Zuckerberg's eyes welled with tears when he was speaking at the University of Kansas about his encounters with people affected by opioid addiction and the consequences of drugs abuse for them and their families. According to the Facebook CEO, the extent of the opioid crisis turned out to be "the biggest surprise" for him during his tour of America.
READ MORE: CDC: Some Rural California Counties Have More Opioid Prescriptions Than People
According to the Centers for Disease Control, more than 140 Americans die from opioid overdoses each day. Referencing the thousands of people who have fallen victim to opioid addiction last year, Zuckerberg said that "that’s more people than died from AIDS at the peak of the AIDS epidemic. That’s more Americans that died in the whole of the Vietnam War. It’s more people than die of car accidents and gun violence I think combined, and it’s growing quickly."
https://t.co/IT1aCXmNFQ: Video: The #opioid epidemic and a generation in crisis https://t.co/Uvl92XUjn8 pic.twitter.com/sDVOrGU4Lg— Social Supply Chain (@MedSupplyChain) October 31, 2017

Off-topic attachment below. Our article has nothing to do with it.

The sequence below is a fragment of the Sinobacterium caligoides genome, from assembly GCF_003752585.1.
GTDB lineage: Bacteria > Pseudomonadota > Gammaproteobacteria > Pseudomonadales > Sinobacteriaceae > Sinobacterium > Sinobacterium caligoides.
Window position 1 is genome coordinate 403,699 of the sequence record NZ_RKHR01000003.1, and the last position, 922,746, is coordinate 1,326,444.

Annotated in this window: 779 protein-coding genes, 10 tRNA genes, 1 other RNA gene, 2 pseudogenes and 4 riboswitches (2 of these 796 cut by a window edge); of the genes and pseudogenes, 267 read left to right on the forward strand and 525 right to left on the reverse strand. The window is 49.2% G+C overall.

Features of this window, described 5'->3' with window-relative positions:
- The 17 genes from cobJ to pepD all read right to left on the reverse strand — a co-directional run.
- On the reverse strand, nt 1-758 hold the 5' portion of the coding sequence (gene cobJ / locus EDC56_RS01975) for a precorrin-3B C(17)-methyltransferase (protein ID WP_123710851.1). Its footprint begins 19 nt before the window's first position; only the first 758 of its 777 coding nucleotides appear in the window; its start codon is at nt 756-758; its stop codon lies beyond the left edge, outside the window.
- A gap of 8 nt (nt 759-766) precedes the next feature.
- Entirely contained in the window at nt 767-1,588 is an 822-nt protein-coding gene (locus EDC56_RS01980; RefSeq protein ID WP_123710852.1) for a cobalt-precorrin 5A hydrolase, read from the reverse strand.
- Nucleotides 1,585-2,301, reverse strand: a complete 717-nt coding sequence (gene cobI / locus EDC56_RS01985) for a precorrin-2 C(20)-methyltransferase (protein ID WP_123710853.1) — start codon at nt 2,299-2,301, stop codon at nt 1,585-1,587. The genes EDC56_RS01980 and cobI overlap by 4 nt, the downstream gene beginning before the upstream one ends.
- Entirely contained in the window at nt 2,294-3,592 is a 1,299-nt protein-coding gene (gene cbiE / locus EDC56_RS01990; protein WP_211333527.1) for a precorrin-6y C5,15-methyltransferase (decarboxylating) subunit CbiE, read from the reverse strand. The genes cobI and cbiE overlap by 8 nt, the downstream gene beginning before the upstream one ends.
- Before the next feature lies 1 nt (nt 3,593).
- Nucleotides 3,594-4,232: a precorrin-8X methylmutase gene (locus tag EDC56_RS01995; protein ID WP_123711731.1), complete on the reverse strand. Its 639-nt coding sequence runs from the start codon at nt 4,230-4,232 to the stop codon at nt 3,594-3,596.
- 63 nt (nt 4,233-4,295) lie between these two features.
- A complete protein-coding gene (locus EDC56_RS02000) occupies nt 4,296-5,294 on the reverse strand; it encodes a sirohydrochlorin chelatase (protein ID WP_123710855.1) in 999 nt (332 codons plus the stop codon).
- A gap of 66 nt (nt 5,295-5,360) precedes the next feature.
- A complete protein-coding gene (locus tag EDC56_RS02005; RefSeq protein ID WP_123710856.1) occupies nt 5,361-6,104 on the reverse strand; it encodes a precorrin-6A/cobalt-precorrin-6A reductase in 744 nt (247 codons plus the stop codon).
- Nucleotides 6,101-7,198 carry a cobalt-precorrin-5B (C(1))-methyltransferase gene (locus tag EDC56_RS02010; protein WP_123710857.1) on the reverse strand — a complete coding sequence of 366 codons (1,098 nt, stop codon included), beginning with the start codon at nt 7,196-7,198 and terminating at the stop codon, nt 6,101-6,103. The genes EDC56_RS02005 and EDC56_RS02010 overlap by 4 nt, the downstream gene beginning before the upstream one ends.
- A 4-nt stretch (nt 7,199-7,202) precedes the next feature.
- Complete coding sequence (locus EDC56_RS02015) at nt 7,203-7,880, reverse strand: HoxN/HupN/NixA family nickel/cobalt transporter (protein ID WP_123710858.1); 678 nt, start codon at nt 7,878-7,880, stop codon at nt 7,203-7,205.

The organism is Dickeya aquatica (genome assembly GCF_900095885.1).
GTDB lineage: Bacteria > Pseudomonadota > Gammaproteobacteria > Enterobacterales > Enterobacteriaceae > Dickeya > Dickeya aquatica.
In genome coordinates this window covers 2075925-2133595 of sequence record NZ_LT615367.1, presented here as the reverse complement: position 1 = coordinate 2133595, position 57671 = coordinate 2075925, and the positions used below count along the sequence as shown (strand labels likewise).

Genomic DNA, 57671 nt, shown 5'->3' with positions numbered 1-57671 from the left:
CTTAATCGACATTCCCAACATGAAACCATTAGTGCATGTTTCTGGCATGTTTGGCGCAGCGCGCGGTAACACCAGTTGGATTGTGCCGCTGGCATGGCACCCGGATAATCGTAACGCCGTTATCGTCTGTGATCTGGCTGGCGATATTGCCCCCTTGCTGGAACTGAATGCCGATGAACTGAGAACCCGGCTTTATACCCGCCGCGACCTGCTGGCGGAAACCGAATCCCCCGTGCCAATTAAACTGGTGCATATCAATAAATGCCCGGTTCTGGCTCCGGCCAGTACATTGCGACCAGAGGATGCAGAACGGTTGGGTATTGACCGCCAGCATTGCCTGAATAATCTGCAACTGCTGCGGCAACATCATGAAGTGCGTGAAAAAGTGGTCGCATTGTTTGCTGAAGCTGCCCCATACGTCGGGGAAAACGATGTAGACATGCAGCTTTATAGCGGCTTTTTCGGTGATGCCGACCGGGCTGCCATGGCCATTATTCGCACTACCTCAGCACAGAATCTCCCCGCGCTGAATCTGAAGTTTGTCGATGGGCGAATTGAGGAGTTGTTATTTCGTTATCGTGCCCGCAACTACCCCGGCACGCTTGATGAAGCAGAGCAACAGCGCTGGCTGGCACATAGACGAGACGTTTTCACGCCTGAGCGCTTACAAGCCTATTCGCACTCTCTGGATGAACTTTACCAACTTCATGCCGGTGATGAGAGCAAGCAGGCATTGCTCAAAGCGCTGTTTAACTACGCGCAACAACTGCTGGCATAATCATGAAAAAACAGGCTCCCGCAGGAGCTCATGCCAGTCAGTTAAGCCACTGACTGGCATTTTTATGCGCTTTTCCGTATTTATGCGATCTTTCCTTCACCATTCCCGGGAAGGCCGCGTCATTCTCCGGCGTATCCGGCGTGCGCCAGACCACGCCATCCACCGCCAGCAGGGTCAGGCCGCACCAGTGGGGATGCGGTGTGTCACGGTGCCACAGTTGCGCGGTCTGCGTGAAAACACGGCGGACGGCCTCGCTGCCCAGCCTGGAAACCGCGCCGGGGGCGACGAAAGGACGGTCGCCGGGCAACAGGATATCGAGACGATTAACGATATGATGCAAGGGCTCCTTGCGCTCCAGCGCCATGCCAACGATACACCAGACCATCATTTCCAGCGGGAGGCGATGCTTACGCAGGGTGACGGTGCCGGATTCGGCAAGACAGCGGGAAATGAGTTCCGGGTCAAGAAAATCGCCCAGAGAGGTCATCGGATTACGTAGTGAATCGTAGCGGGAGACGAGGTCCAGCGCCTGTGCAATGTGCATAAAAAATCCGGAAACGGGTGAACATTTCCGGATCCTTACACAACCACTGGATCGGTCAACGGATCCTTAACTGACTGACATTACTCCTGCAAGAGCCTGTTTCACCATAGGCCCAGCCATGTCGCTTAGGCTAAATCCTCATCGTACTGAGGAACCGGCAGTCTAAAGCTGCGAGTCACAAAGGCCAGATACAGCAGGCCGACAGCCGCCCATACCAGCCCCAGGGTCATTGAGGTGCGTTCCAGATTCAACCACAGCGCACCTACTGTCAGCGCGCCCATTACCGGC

The tech CEO commented on the opioid crisis the day after ex-Facebook president Sean Parker had slammed the social network, noting that it creates addiction and exploits human "vulnerability."
In the end of October, US President Donald Trump declared the opioid crisis a national public health emergency. Although the designation does not presuppose any additional funding for resolving the crisis, it still could help redirect existing emergency money, particularly toward expanding access to medical services in rural areas. Nevertheless critics say that without more money to fight the epidemic, Trump's declaration will amount to little.
Today is National Prescription Drug Take Back Day. Everyone can help fight the #OpioidEpidemic by participating! https://t.co/ONObTWOaOn pic.twitter.com/CYG11DnxH7— Donald J. Trump (@realDonaldTrump) October 28, 2017
READ MORE: Opioid Epidemic Major Cause of Shrinking US Workforce — Princeton Economist
For comparison's sake, automobile fatalities accounted for 40,000 deaths in 2016, according to the US National Safety Council, and there were 17,250 homicides, according to FBI data cited by Quartz Media.